Do Your Own Freelance Business Audit

4 min. read
June 30, 2023

Freelancers and other solopreneurs have interests, desires, and dreams all over the map.

How do you decide what the next level up even is? Or is “up” the wrong direction?

Smaller questions like those orbit a bigger one: “What do I want?”

That question can be difficult to answer.

Freelancers want the basics, of course: life, liberty, and superbly crafted vanilla lattes. But beyond that, our honest answers to the “What do I want?” question roam all over the place.

We can’t count on money to point the way because money is a crappy compass. Achieving financial milestones doesn’t feel like we expected or brings the desired clarity.

One of my coaching clients, Kellie, learned this firsthand:

“I had a $20,000 month, and it nearly killed me. I was miserable.”

Instead of champagne glasses of sparkling clarity, milestones pour us muddy cocktails of maybes and misgivings. They never feel the way we anticipated, a phenomenon so common that psychologists gave it a name, “arrival fallacy.”

Meanwhile, family, peers, vanity, or culture at large tell us what we should want, and that cacophony of voices and opinions often contradicts and obscures the true desires hidden in our heart of hearts.

Meanwhile(r), we’ve still got to find work, pay our bills, and navigate the freelance landscape, ideally in a way that feels like progress.

What’s a beautiful, multipassionate, multipotentialite freelancer to do?

Two very specific practices have worked for me:

  1. Shrink the landscape of paralyzing optionality to a narrower, more manageable field.
  2. Pick your Next Three.

Why pick only 3 priorities?

In his book Good to Great Jim Collins examines the fundamental differences between companies that remain unusually profitable over decades and those that limp along or disappear. One of Collins’s key insights is fewer goals.

The great companies he studied had no more than three objectives.

True to form, Collins summarized his findings with this pithy remark: “If you have more than three priorities, you don’t have any.”

As a chronic overcommitter, I don’t like this insight one bit. Nosirree. Surely Collins meant to demonstrate that companies (insert: solopreneurs) who win long term are the ones that pile on goals the way good delis pile on cold cuts?

Unfortunately, Gino Wickman, author of Traction and creator of the Entrepreneurial Operating System (EOS) came to a similar conclusion after working with thousands of successful business leaders: The underperforming companies were the ones that divided their focus across a dozen or more goals and ended each year frustrated.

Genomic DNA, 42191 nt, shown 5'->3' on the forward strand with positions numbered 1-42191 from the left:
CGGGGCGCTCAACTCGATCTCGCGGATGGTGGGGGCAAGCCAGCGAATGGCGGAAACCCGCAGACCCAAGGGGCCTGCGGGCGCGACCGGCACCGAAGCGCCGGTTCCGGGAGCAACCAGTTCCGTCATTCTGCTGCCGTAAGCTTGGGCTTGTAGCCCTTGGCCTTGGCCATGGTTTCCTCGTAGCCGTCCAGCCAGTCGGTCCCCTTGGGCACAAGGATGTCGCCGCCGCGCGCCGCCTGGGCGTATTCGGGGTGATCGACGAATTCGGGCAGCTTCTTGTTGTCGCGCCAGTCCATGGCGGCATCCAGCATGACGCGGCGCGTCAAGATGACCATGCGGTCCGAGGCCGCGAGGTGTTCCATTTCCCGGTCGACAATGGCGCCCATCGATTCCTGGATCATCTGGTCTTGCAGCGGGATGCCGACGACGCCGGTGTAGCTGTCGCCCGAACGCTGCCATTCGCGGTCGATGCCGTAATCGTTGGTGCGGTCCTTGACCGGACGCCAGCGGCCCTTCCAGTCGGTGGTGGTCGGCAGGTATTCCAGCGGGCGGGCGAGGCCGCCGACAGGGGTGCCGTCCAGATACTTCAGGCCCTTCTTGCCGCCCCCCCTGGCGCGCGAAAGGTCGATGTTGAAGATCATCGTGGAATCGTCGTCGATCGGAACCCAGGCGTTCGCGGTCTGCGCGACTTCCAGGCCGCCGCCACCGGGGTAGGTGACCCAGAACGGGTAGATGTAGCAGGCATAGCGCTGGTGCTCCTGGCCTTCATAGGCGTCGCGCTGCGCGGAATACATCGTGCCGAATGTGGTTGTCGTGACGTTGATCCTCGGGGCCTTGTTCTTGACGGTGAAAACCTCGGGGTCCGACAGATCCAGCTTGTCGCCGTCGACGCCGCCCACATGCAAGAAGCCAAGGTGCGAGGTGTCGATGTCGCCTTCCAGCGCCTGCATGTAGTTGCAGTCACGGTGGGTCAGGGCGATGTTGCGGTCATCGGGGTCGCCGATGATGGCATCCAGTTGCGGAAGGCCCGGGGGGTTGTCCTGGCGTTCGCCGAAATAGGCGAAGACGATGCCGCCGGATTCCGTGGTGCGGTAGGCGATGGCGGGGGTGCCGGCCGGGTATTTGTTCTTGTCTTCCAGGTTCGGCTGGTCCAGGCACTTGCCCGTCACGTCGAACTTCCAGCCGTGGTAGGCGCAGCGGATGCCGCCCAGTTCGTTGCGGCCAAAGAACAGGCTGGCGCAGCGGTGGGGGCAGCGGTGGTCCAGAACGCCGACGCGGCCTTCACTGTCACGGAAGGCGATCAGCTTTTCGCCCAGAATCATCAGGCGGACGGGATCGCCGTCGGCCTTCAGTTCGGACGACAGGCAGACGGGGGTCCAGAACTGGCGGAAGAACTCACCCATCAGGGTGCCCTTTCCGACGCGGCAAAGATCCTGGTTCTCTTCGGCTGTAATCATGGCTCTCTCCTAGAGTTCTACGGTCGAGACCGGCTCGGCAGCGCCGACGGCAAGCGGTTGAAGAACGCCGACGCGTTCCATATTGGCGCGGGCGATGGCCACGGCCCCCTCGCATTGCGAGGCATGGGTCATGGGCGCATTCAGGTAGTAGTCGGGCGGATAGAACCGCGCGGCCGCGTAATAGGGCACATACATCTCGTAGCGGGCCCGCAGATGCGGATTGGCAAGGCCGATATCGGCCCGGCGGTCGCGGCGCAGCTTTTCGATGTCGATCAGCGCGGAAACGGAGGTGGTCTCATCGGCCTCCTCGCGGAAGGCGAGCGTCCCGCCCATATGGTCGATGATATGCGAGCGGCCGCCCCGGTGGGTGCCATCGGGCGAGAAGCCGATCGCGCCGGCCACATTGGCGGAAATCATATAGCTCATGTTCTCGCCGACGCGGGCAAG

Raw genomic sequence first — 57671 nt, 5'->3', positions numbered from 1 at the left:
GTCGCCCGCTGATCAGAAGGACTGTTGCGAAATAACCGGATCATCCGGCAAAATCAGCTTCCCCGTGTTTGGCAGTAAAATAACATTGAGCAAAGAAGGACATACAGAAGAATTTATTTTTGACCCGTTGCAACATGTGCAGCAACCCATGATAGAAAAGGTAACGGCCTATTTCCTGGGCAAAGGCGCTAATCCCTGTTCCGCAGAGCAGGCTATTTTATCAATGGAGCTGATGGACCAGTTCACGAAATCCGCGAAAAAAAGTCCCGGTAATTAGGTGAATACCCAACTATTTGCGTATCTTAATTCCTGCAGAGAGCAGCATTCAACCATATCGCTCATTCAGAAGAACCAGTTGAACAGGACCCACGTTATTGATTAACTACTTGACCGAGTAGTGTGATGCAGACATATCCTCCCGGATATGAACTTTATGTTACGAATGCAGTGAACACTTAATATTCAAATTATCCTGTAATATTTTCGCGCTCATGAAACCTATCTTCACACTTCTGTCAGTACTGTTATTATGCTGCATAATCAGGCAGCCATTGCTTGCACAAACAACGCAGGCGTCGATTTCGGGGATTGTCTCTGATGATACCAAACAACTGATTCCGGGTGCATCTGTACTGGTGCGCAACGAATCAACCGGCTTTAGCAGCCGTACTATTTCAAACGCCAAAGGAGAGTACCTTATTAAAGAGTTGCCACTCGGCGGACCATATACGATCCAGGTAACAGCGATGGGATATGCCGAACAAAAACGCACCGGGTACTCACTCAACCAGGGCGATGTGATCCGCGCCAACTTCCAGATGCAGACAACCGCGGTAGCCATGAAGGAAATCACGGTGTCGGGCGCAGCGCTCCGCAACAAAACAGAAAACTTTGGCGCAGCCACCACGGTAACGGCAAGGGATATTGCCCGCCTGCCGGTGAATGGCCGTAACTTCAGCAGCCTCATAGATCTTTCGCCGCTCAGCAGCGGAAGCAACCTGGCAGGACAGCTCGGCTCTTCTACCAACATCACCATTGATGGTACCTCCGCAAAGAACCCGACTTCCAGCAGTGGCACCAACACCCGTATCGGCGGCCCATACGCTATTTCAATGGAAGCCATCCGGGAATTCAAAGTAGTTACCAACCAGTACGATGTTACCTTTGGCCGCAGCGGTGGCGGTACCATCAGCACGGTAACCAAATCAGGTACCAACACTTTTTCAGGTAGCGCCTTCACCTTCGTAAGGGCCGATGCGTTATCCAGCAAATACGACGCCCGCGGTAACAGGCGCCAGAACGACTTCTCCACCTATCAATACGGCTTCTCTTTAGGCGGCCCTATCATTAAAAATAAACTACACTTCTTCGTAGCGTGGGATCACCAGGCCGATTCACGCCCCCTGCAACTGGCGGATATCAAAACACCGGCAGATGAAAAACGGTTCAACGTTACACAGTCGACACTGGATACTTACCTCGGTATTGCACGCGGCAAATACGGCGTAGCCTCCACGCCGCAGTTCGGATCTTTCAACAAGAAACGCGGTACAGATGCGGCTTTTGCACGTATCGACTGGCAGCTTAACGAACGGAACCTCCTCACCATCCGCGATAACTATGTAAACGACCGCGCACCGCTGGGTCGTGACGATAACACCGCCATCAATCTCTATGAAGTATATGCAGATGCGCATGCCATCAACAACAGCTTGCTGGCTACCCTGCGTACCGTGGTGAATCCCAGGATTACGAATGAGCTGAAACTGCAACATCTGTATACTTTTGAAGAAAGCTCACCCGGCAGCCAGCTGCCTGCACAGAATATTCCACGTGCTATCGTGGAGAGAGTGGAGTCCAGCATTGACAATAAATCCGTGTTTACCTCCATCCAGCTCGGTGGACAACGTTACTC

If you trust the work Collins and Wickman have done, and I do, then our root problem is paralyzing optionality. Rabbits, squirrels, and chipmunks everywhere!

We don’t start at all on the most important things, or we give up before that important thing—hello, marketing!—has a chance to produce the desired result.

To get better results, you must reduce complexity.

Instead of trying to articulate what you want forever, figure out what you want next.

Some of you may already have some inkling. Others may need to spend time asking and answering questions.

Regardless, waste an hour answering the questions below with a rambling journal entry.

Then, sift your answers: What do you want next?

Set your Next Three priorities.

Freelance Business Audit Questions

  • Where am I in my freelance career? Did I resonate most with Moonlighter, Hustler, Lifestyler, or Diversifier, and what Tiny Win or financial goal will enable me bring the next level a bit closer?
  • Which three to five recent projects have been most fun, fulfilling, or challenging (in a good way)? Do you notice any commonalities or patterns?
  • Am I getting the clients and projects I want? Am I getting the project outcomes I want?
  • Is my work characterized by joy? Or am I tired or burning out?
  • What does my freelance business need from me right now?
  • What do I want next with my freelancing and consulting business?
  • What are your best opportunities right now? Can you think of any quick wins?
  • What is most important right now in my work?
  • What’s the next most logical step for my business? Where do I go from here?

This post may contain affiliate links. Please read my disclosure for more info

Austin L Church portrait photo.

About the Author,
Austin L. Church

Austin L. Church is a writer, brand consultant, and freelance coach. He started freelancing in 2009 after finishing his M.A. in Literature and getting laid off from a marketing agency. Freelancing led to mobile apps (Bright Newt), a tech startup (, a children's book (Grabbling), and a branding studio (Balernum). Austin loves teaching freelancers and consultants how to stack up specific advantages for more income, free time, and fun. He and his wife live with their three children in Knoxville, Tennessee.


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